How It Works: Credit Scores and Our Lending Decisions
How It Works is an ongoing series here on our blog, exploring and demystifying topics about which we hear often from our members and the public. Today, we’re taking a look at how credit scores play into our lending decisions.
Credit scores play a large role in personal finance today. However, many people don’t really understand why or how they’re utilized by a financial institution when making a lending decision. We want to help change that, and provide some insight into how credit scores work at SoFi.
First, some history. The first commercially available credit score was created in 1989 by the Fair Isaac Corporation (FICO® — hence the acronym) to provide banks and other lenders with an analytics-based view into an individual’s financial picture across the three major credit bureaus (Experian, TransUnion, and Equifax).
It’s not administered by the government, and it’s not the only credit scoring system, but it is the dominant one used by most lenders . VantageScore was established in 2006 as a joint effort across the three major credit bureaus. Here at SoFi, we use FICO® Scores or VantageScore as part of our lending decisions.
The upside of using such scores is clear: they’re data-based, which means lenders aren’t making decisions rooted in human biases. The downside, of course, is that one error on a credit report, or one financial misstep, can drag any credit score down and prevent consumers from being able to get a loan or a new credit card.
Credit scores help lenders quickly summarize how a potential borrower manages their credit. FICO® and VantageScore are components of lending decisions at SoFi, but they’re only one part.
When someone submits their pre-qualified information to us for a loan, depending upon the product applied for, our underwriting algorithm, inclusive of the credit scores mentioned above, performs an initial loan review for that product based on a set of rules determined by our Credit Committee and the type of product someone is applying for.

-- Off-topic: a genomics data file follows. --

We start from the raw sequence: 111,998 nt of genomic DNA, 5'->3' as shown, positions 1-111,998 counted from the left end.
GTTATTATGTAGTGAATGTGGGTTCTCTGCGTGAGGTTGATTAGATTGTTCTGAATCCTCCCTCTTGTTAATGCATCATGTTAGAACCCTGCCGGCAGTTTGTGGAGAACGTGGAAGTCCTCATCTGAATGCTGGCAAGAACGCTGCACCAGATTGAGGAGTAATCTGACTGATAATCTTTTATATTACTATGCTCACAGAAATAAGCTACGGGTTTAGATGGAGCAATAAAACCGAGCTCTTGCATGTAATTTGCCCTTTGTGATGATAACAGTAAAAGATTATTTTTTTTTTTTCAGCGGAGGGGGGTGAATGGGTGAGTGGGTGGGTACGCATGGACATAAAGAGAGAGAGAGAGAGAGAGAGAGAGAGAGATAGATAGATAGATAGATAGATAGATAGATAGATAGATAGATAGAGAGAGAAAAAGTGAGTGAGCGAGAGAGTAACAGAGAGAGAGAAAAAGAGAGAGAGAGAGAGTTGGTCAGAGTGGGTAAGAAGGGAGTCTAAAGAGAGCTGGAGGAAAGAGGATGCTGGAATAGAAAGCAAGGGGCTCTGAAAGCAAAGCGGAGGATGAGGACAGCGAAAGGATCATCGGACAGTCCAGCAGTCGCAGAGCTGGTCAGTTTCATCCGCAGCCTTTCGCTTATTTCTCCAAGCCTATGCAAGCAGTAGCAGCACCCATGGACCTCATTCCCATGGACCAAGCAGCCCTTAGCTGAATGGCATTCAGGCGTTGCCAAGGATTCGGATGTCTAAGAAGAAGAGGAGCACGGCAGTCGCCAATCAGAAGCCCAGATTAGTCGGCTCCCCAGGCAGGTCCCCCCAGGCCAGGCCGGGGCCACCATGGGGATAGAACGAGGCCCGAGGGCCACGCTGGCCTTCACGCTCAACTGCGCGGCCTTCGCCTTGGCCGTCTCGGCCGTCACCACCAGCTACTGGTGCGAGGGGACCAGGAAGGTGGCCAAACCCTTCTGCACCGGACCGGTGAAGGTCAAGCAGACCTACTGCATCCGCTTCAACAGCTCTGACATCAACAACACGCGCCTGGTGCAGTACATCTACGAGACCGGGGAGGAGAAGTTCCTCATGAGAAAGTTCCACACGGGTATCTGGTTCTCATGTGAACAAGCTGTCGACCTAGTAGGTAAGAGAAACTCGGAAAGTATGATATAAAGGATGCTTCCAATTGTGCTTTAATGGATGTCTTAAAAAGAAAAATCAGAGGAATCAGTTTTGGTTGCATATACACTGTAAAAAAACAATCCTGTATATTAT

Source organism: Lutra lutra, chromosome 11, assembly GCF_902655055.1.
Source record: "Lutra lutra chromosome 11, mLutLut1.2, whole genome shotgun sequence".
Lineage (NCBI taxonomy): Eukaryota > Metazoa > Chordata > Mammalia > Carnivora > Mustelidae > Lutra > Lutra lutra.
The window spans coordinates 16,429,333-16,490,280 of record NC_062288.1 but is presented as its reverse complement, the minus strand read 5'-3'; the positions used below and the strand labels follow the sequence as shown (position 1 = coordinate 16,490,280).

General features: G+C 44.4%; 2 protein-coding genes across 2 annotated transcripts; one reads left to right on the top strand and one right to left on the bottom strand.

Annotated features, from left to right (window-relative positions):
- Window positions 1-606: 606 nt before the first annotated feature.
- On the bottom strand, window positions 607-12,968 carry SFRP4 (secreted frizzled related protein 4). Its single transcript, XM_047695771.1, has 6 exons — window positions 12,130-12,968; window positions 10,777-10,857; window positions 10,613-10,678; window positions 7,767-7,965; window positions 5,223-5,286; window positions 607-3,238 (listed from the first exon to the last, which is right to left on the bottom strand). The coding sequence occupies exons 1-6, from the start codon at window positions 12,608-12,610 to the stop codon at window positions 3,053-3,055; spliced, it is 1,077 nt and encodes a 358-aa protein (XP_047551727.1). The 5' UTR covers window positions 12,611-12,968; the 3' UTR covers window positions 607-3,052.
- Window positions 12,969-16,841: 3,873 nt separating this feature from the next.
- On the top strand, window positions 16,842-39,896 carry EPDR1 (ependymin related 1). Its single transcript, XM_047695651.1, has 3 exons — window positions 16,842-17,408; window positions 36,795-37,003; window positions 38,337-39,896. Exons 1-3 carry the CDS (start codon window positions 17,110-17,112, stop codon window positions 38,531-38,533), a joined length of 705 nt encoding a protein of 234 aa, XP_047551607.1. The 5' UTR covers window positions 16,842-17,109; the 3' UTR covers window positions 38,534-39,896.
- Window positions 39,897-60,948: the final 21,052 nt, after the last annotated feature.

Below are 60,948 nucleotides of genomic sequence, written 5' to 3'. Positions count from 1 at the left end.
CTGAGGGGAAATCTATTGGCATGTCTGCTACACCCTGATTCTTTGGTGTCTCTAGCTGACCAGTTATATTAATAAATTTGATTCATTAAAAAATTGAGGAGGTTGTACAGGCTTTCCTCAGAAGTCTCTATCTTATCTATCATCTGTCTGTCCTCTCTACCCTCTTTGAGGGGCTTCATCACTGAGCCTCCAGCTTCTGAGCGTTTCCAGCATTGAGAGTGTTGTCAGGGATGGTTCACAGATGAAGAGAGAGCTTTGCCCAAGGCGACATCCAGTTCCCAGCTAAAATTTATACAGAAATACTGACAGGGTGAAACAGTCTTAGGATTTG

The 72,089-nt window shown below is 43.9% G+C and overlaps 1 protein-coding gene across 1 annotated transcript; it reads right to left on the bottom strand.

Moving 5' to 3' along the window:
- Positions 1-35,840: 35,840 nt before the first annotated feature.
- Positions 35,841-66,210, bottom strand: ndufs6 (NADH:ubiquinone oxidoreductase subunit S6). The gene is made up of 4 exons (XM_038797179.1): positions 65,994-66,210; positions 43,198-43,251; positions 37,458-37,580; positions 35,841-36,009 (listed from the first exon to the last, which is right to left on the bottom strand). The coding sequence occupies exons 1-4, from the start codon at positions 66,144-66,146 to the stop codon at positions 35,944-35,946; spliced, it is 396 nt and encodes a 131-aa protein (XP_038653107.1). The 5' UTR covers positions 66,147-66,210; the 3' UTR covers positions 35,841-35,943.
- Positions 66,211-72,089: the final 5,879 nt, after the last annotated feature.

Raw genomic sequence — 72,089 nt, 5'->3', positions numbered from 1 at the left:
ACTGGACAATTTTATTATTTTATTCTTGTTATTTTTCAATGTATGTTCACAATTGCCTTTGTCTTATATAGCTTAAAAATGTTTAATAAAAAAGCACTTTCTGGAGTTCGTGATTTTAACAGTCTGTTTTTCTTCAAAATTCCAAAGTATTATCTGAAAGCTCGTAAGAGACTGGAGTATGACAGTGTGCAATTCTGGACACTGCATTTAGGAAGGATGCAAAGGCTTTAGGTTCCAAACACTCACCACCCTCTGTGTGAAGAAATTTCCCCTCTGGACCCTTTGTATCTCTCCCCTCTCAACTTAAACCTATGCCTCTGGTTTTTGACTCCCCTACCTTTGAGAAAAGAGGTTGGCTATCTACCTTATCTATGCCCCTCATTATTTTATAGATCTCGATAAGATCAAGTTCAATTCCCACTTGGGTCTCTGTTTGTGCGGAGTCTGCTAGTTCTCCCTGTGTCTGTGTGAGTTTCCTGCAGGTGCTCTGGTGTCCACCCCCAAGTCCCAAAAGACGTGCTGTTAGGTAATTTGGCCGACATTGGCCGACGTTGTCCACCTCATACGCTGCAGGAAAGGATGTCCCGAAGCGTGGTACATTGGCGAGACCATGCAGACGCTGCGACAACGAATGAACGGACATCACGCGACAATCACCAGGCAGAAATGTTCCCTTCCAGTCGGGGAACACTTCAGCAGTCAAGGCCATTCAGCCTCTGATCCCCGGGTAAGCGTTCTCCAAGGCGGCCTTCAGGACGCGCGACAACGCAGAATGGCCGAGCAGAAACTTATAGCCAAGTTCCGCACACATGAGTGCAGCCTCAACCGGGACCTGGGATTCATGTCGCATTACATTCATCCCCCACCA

Although lending guidelines and algorithm rules can vary based on product, they generally break down into two common areas:
• Ability to pay: This reflects income, any debt, and for some programs, certain living expenses. The most important question SoFi tries to answer is common sense: does a person have enough money each month to meet their existing financial obligations and make a new SoFi payment? This calculation can differ by product and may also differ by lenders other than SoFi.
• Credit history: When we review credit history ‒ that is, credit scores, the number of current loans someone have, payment and inquiry history, and how long someone’s used credit responsibly ‒ we are taking a look at how an applicant manages credit. Negative marks on a consumer’s credit history, known as “derogatories,” could hurt their chances of being approved because having a history of mismanaging credit could be an indicator of future payment performance.
As we continue to innovate new technology and optimize our algorithms, we’ll get even better at understanding someone’s holistic financial picture with this same basic information as a foundation. And by gaining a better understanding, we can continue to offer great rates, great customer service, and exclusive member benefits.
SoFi Loan Products
SoFi loans are originated by SoFi Bank, N.A., NMLS #696891 (Member FDIC), and by SoFi Lending Corp. NMLS #1121636 , a lender licensed by the Department of Financial Protection and Innovation under the California Financing Law (License # 6054612) and by other states. For additional product-specific legal and licensing information, see SoFi.com/legal. Equal Housing Lender.
Disclaimer: Many factors affect your credit scores and the interest rates you may receive. SoFi is not a Credit Repair Organization as defined under federal or state law, including the Credit Repair Organizations Act. SoFi does not provide “credit repair” services or advice or assistance regarding “rebuilding” or “improving” your credit record, credit history, or credit rating. For details, see the FTC’s website .